Black Panther: Wakanda Forever – Beautiful but Oddly Unsatisfying (2.5*)

Black Panther: Wakanda Forever starts with the death of the former Black Panther and moves through nearly three hours of sometimes beautiful, sometimes action packed, scenes but with so many obligations to fulfill that it is ultimately unsatisfying.
Black Panther: Wakanda Forever

Black Panther: Wakanda Forever – Snapshot


Black Panther: Wakanda Forever is a sequel and an entry in the MCU juggernaut of comic book super-hero films.  It starts with the death of the former Black Panther and moves through nearly three hours of sometimes beautiful, sometimes action-packed, scenes but with so many obligations to fulfill that it is ultimately unsatisfying.

Where to Watch:

Stream: Disney+

Rent: Redbox/YouTube ($6) or wherever you get your disks

Black Panther: Wakanda Forever – The Oscar Buzz

Oscar Nominations:

Supporting Actress (Angela Bassett)

Costume Design (Ruth E. Carter) WINNER

Makeup and Hairstyling (Camille Friend/Joel Harlow)

Visual Effects (Baumann, Hammack, White, Sudick)

Original Song (“Lift Me Up”, Rihanna/Coogler/Goransson)

Black Panther: Wakanda Forever brought home the Costume Design Oscar this year, as it did in 2019 for the first Black Panther.  And while the first one was nominated in seven categories, including Best Picture, and took home three wins, this year’s Panther received only five nominations and did not make the Best Picture list. The Makeup & Hairstyling nomination was well deserved, but the Visual Effects were, frankly, pretty standard for an MCU film and while I appreciate Rihanna’s effort to memorialize Chadwick Boseman, I don’t quite get how the lyrics accomplish that.  The melody is, though, very appropriate as a funeral song (although it doesn’t appear during that sequence).

It did, however, get a nomination for Angela Bassett in the Supporting Actress category.  Ms. Bassett, in this movie, plays the Queen of Wakanda in a powerful performance.  Her previous Oscar nomination was almost 30 years ago for the leading role in What’s Love Got to Do with It, where she plays the iconic Tina Turner (who died this year).  She has an MFA from the Yale School of Drama and has appeared in countless films, almost always as a strong woman facing daunting crises.  Her performance in this film serves as a pivot for everyone else as she leads what is, probably, the most powerful nation on earth. (Watch carefully her speech to the UN ambassadors early in the film which establishes her authority.)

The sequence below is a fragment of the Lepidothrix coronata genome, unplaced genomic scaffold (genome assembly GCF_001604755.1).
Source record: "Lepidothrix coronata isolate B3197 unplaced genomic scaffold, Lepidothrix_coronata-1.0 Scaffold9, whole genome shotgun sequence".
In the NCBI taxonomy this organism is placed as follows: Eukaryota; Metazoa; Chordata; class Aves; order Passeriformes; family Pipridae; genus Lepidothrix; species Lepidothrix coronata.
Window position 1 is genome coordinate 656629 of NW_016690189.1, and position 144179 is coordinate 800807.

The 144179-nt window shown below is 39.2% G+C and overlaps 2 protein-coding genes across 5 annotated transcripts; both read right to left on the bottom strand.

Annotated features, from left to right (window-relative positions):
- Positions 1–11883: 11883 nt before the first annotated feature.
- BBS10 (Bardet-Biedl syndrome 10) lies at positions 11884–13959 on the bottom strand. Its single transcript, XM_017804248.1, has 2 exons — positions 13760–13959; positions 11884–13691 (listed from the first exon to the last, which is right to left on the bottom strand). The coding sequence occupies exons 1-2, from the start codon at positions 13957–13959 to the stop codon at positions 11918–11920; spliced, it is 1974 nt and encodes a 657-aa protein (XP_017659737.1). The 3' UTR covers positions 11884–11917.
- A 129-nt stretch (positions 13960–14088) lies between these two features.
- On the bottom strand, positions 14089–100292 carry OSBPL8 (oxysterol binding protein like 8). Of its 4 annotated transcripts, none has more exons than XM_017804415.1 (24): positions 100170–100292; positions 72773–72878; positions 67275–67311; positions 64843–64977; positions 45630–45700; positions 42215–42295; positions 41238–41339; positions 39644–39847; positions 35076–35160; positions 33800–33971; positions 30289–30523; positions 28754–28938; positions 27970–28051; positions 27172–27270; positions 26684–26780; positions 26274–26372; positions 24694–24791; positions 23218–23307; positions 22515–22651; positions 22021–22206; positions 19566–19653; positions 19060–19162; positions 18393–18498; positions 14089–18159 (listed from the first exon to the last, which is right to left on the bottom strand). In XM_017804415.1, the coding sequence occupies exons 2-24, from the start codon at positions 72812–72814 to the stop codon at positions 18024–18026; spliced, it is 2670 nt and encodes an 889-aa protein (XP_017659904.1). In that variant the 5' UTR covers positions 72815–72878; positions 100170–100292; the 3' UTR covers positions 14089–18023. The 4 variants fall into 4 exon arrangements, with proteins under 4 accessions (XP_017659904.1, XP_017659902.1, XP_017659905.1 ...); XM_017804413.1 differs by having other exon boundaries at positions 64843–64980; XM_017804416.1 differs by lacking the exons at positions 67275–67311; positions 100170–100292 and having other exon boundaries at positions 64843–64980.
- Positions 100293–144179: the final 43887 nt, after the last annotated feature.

Overall, the nomination pattern earns this film a 7 in my Oscar Quality Index with one major nomination and one minor win.  That puts it ninth in the list of 25 general interest films, tied with Triangle of Sadness, Avatar: The Way of Water, andWomen Talking.

Black Panther: Wakanda Forever – The Movie’s Family Tree

The Following Movies Share Talent with This One 

(and if you like these films, you might like this one):

Black Panther (18) :  Director/Writer (Coogler), Co-Writer(Cole); Composer (Goransson); Editor (Shaver); Production Design (Beachler); Costumes (Carter); Makup (Harlow); Visual Effects Bauman/Hammack/Sudick); Actors (Wright/Nyong’o/Gurira/Duke/Bassett & multiple others)

Creed (15) Director/Writer (Coogler); Composer (Goransson); Editor (Shaver); Production Design (Beachler)

Fruitvale Station (13) Director/Writer (Coogler); Editor (Shaver); Production Design (Beachler)

Judas and the Black Messiah (21) Producer (Coogler)

12 Years a Slave (13) Acting ( Nyong’o)

Amistad (97), Malcolm X (92) Costumes (Carter)

Star Trek (09), Star Trek Beyond (16) Makeup (Harlow)

Deepwater Horizon (16)/Rise of the Planet of the Apes (11)/The Hobbit: An Unexpected Journey (12) (and most of the MCU films) Visual Effects (Sudick/Hammack/White)

(The characters and actors in this film also appear in other MCU films.)

If you liked the original Black Panther as much as I did, then you will automatically be inclined to watch this sequel.  Starring almost all of the original actors, helmed by the same director, and crewed by almost the same group, you have a right to expect an excellent follow-up.  And, if you are an MCU fan, you also have an expectation that this film will add to the unfolding and extremely complicated story of that universe. (More on that below).